13. Discuss the troubled four years of John Adams’s presidency. How did Adams exercise presidential leadership during the XYZ Affair, the Alien and Sedition Acts, and the Quasi-War with France? On the whole, was Adams’s administration a success or a failure?
14. Analyze the role that Alexander Hamilton played in the presidential election of 1800. How did his actions lead to the selection of his bitter political enemy Jefferson as our nation’s third chief executive? How did the outcome of the election affect not only Hamilton’s political career, but his personal life as well?
15. Discuss the major events of Thomas Jefferson’s presidency during 1801 – 1809, such as the Louisiana Purchase, the Lewis and Clark Expedition, and the Embargo of 1807 – 1809.
Most historians today rank Jefferson fourth in terms of presidential greatness, right behind Lincoln, FDR, and Washington. Do you think their conclusions are valid ones? What was Alexander Hamilton’s assessment of Jefferson’s leadership as president – at least until 1804?
16. What were the main causes, major events, and major outcomes of the War of 1812? This conflict has been called “the Second War of American Independence.” Do you believe this to be a valid assessment?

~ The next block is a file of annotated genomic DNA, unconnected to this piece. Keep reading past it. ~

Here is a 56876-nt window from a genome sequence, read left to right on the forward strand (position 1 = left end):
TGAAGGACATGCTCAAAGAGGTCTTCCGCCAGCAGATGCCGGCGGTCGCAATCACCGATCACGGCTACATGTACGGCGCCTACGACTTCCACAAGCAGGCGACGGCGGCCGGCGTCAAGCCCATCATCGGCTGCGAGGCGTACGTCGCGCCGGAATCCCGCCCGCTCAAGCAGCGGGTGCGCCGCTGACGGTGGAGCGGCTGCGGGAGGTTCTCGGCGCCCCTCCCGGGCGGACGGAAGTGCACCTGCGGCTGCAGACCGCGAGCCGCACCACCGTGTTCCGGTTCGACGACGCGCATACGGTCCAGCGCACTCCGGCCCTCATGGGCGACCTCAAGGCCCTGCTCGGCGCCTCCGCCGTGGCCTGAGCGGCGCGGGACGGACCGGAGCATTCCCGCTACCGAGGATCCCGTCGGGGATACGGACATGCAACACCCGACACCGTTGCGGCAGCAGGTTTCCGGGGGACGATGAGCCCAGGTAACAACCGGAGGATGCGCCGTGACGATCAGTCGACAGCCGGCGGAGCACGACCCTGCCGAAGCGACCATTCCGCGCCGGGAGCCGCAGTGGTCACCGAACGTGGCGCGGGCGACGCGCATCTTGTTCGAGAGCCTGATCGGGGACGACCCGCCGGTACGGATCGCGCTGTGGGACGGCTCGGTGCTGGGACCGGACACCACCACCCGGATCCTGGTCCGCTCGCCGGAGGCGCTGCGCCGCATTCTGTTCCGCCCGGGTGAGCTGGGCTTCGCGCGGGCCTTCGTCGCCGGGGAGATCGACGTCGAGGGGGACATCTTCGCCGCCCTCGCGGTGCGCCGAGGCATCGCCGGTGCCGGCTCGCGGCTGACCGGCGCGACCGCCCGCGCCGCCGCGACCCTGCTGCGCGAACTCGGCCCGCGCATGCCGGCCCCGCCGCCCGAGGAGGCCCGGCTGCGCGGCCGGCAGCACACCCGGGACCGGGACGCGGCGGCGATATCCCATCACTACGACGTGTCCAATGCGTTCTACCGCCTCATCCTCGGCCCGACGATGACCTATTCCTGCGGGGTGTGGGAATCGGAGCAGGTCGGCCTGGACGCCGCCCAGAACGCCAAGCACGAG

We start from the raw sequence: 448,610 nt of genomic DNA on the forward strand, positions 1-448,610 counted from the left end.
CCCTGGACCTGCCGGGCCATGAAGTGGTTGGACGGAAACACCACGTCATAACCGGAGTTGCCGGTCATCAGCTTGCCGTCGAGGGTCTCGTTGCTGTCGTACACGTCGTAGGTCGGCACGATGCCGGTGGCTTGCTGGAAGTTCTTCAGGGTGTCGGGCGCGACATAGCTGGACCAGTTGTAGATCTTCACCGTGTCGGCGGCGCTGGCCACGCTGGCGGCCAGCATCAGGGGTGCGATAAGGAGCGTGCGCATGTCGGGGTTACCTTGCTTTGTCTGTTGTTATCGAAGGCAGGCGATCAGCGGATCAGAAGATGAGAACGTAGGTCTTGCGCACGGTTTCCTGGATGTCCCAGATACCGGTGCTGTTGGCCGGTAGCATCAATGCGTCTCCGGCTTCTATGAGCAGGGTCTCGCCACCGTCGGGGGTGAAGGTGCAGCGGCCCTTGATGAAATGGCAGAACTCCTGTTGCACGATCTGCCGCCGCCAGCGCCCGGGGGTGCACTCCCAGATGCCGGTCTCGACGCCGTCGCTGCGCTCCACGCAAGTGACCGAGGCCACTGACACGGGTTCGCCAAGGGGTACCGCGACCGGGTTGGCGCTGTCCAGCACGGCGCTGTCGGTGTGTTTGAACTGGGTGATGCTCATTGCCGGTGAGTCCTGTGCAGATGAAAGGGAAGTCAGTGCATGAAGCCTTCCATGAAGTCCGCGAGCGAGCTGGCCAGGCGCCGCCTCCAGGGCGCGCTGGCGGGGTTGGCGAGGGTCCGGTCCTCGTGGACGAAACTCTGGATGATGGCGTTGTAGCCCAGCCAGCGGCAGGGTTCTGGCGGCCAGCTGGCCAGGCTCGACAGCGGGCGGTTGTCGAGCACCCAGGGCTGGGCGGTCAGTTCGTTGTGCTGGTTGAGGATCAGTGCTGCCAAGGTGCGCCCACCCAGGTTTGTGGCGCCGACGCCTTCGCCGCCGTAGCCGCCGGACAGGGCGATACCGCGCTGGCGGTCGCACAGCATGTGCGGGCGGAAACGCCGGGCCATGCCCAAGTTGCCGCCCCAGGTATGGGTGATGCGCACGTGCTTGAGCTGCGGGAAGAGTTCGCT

17. In the textbook, it is pointed out that “As a result of the embargo and the War of 1812, the North underwent an accelerated industrial development as the South became more dependent on cotton production. Although the two regions’ economies followed different paths, they remained interconnected.” Please discuss this new development, one that came to be known after 1815 as “the Market Revolution.”
18. Discuss the background and persona of America’s fourth Chief Justice, John Marshall. How was his impact felt on the United States Supreme Court during his 34-year tenure? Highlight some of the key decisions he rendered from the bench, and discuss their significance.
19. James Monroe’s eight years as president have been described as “The Era of Good Feelings,” a time of national unity and political harmony. Is this an accurate assessment of this era? Discuss the following events of Monroe’s presidency: The Panic of 1819, Andrew Jackson’s invasion of Spanish Florida, the Missouri Compromise, secretary of State John Quincy Adams’s diplomacy, and the Monroe Doctrine.